Chicago Cubs broadcaster Dave Kaplan confirmed the firing on his Twitter account.
The news comes as no shock to Cubs fans, who have been calling for Hendry's ouster for many months.
Hendry, who was promoted to the GM position in 2002, was constantly criticized for the contracts rewarded to several players, yet with one of the highest payrolls in baseball, the Cubs constantly underachieved, and after a season in which the Cubs have the second-worst record in baseball, Cubs owner Tom Ricketts has finally seen enough.
In a statement, Ricketts thanked Hendry for his 17 years of service to the Cubs.
"My family and I appreciate Jim's dedication during our time with the Cubs and thank him for his overall 17 years of service to the Cubs organization," Ricketts said. "It is time for a fresh approach in our baseball leadership and our search begins immediately for our next general manager."
So, what exactly got Hendry fired? We'll take a look at some of his more controversial signings.
After one season with the Washington Nationals in 2006, during which outfielder Alfonso Soriano hit 46 HR with 95 RBIs, Chicago Cubs GM Jim Hendry rewarded Soriano with an eight-year, $136 million contract.
The contract was roundly criticized at the time, and Soriano has never even come close to those numbers since joining the Cubs.
The Cubs are in essence hamstrung by the signing, as Soriano is still under contract through the 2014 season.
Starting pitcher Carlos Zambrano has been with the Chicago Cubs for his entire career, currently playing in his 11th season. Following the 2007 season, GM Jim Hendry resigned Zambrano to a five-year, $91.5 million contract, with a vesting option for the 2013 season.
So, what has Zambrano done since signing the contract? Well, he has been involved in several altercations with teammates, has never won more than 14 games in a season since winning 18 games in 2007, and walked out on his teammates in a huff earlier this week after getting hammered for five home runs by the Atlanta Braves.
Now there's some serious bang for that buck.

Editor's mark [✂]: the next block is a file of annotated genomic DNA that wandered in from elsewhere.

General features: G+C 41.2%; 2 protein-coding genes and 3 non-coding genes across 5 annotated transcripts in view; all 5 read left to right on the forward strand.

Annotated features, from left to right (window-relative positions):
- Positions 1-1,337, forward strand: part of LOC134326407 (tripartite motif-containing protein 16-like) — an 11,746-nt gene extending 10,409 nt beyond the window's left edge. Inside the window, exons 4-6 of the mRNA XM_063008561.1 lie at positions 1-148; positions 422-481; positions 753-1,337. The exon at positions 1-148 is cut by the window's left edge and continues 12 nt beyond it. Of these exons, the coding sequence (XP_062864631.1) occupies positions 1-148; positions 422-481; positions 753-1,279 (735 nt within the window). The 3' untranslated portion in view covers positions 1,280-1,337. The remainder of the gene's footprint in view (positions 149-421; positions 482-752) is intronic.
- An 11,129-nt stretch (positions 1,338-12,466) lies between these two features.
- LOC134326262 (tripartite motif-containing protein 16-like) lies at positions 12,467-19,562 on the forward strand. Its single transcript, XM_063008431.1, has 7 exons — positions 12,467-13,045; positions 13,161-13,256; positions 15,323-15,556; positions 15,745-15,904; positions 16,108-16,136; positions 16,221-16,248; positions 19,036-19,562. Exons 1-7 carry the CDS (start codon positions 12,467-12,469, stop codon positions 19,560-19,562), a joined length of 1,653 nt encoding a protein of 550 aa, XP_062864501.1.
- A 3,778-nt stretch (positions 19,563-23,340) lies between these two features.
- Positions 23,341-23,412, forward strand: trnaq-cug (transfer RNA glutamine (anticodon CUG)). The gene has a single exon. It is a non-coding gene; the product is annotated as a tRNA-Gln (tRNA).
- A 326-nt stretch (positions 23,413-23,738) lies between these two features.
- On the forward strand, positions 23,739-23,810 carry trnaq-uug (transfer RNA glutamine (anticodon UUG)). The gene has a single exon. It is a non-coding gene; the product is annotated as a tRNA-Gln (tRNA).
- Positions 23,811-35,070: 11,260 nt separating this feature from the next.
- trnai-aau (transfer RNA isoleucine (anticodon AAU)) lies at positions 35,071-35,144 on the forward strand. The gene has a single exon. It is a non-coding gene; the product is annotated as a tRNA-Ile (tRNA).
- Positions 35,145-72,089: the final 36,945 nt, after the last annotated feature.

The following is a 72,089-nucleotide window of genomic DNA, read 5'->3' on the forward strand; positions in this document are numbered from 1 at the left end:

Shortstop Nomar Garciaparra was shipped out of Boston in a blockbuster four-team deal at the end of the trade deadline in 2004, becoming a member of the Chicago Cubs. In December 2004, GM Jim Hendry signed Garciaparra to a one-year, $8 million, with incentives that could increase the deal to $11 million.
Garciaparra ended up playing only 62 games for the Cubs in 2005, with nine homers and 30 RBI, as injuries continued to take their toll.
Thankfully, the Cubs saved the $3 million in lost incentives.
In December 2006, Jim Hendry signed starting pitcher Jason Marquis to a three-year, $21 million deal after Marquis had suffered through a 14-16 campaign with the St. Louis Cardinals and posting an ERA of 6.02, one of the highest earned run averages in history for a pitcher who qualified for the ERA title.
So, the Cubs decide to give Marquis a raise? Wow.
When Jim Hendry and the Cubs announced that they had re-signed first baseman Derrek Lee to a five-year, $65 million contract shortly after the season started in 2006, they were paying for the production that Lee had provided in 2005, when he hit 46 HR with 107 RBI, and led the National League with a .335 batting average.
While Lee did drive in 111 runs in 2009, he never approached the production of that 2005 season, and was traded to the Atlanta Braves in August 2010.
Cubs GM Jim Hendry signed bad-attitude outfielder Milton Bradley to a three-year, $30 million contract before the 2009 season, and the Cubs are still paying for that now.
After just one season, during which Bradley created a multitude of problems in the Windy City, Bradley was traded to the Seattle Mariners for pitcher Carlos Silva and cash to help pay Bradley's completely unwarranted salary.
To make matters worse, Silva was terrible for the Cubs, and was released in spring training in March.
When the Chicago Cubs signed Japanese superstar Kosuke Fukudome to a four-year, $48 million contract in 2008, much was expected from the player who had taken Japan by storm.
While Fukudome started out well that season, making the National League All-Star team and garnering some votes for Rookie of the Year, just as quickly he fizzled, and during his three-plus seasons with the Cubs, Fukudome never hit above .273, and oftentimes was more well-known for his strikeouts, when he would swing wildly and miss in a cyclone-like fashion.
When Jim Hendry signed reliever John Grabow to a two-year, $7.5 million contract to start the 2010 season, again heads turned, with many thinking that seemed like an awful lot of money for a journeyman middle reliever.
Turns out they were right. Grabow posted a 7.36 ERA in 28 appearances for the Cubs last season, and this year Grabow has a 4.88 ERA in 50 appearances thus far.
The $7.5 million may not appear like a lot of money in the grand scheme of things, considering some of the other signings by Hendry, but it's just another example of the types of signings that helped lead to Hendry's dismissal by the Cubs on Friday morning.
Doug Mead is a featured columnist with Bleacher Report. His work has been featured on the Seattle Post-Intelligencer, SF Gate, CBS Sports, the Los Angeles Times and the Houston Chronicle. Follow Doug on Twitter, @Sports_A_Holic.